Removing #DIV/0! Error from 791 Sheets together

mhenk

Well-known Member
Joined
Jun 13, 2005
Messages
591
I have a number of automatically generated sheets. On a number of them, there are #DIV/0! Errors. I would like to replace these #DIV/0! Errors with Blank cells, or, at the very least, change the formatting of these #DIV/0! Errors so that they don't print (i.e. are white)

I have 791 of these sheets, is there any quick method you can suggest to do this?
 

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Domenic

MrExcel MVP
Joined
Mar 10, 2004
Messages
19,705
Try the following...

1) Click the name tab for the first sheet

2) Shift-Click the name tab for the last sheet

3) Edit > Replace

Find what: #DIV/0!

Replace with: (leave blank)

4) Click Replace All

5) CONTROL+Clik any sheet tab

6) Select 'Ungroup Sheets'

Hope this helps!
 

tvkrys

Board Regular
Joined
Jan 23, 2006
Messages
135
mhenk

Unless later versions of Excel work differently than 2000 does (and you happen to have that version), Domenic's suggestion won't work because the replace function is looking for "text" that says "#DIV/0!" not the results of the formula yielding and error message that displays those characters... does that make sense?

Unfortunately, I don't have enough programming skills to help you with your existing 791 sheets. If a more experienced member can't devise a fix for you, I can at least suggest a solution to prevent it in the future. I don't know how extensive your formulas are throughout the existing template, so this might not be pracitical. But, if it is, you can alter both the format of the cells and the formulas themselves to produce the desired results in the future.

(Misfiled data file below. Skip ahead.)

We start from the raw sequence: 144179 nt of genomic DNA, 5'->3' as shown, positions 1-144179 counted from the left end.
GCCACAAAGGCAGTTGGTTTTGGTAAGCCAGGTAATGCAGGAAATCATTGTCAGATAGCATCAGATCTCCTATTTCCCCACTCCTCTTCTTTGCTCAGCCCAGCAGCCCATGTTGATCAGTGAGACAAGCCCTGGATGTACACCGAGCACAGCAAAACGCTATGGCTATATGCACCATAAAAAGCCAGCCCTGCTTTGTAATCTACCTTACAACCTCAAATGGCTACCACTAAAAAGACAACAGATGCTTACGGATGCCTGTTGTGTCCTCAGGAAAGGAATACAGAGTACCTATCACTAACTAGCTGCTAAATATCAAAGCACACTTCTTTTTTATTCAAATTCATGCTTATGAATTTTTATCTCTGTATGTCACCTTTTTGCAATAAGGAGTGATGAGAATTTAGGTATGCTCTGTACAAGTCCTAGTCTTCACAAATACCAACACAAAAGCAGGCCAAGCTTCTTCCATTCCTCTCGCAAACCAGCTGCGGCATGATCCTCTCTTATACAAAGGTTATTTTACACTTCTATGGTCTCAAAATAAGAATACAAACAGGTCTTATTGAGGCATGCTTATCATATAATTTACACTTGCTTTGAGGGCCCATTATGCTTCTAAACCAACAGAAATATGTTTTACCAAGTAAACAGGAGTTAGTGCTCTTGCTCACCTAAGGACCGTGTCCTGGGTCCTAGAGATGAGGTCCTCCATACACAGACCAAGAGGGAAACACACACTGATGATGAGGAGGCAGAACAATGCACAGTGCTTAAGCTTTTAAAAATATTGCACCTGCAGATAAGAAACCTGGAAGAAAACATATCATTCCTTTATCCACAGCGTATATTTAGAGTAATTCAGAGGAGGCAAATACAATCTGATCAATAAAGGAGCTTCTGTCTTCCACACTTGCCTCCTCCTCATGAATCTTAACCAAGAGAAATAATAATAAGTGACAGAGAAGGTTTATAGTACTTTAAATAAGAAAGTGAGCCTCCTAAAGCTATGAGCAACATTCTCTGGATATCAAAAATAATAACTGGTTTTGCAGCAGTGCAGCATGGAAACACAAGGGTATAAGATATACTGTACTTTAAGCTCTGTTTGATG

For example:

Let's say the current formula in A1 is "=B1/C1". If C1 is empty or equals zero, then A1 displays " #DIV/0! " because you can't divide by zero or nothing. What you want to do is force the formula to always result in zero and then format the cell to be blank whenever it does.

If you change the formula to "=IF(C1,B1/C1,0)", A1 will always have a number displayed. If it's a real number then it's the real number, if it's a number divided by zero or nothing, the result will be zero.

If you don't want the zero to be displayed, the next step is to change the number format. I don't know what number format you're using but let's say positive numbers are black and display as 00.00 and negative numbers are (00.00) and red in color. Your custom format to have zeros displayed as a blank cell would be: 00.00;[Red](00.00);

To change your format, click Format > Cells > Number... Choose Custom for the Category and in Type, type "00.00;[Red](00.00);"

I prefer to have a hyphen displayed, rather than a blank cell (so I am certain the cell still has a formula in it and is not empty). So my custom format would be:
"00.00;[Red](00.00);-"

But again, you'll have to determine how time effective this revision this would be for you. The new formula is dynamic so can be cut/pasted, filled, dragged, etc. like a normal formula and any text combination can be added after the third ";" in the custom format to replace a zero... I have some that say "n/a", "NONE", and for percentages, "EVEN".

Hope this helps... Krys

P.S. As always, don't include the quotation marks when entering the above text strings.
 

Domenic

MrExcel MVP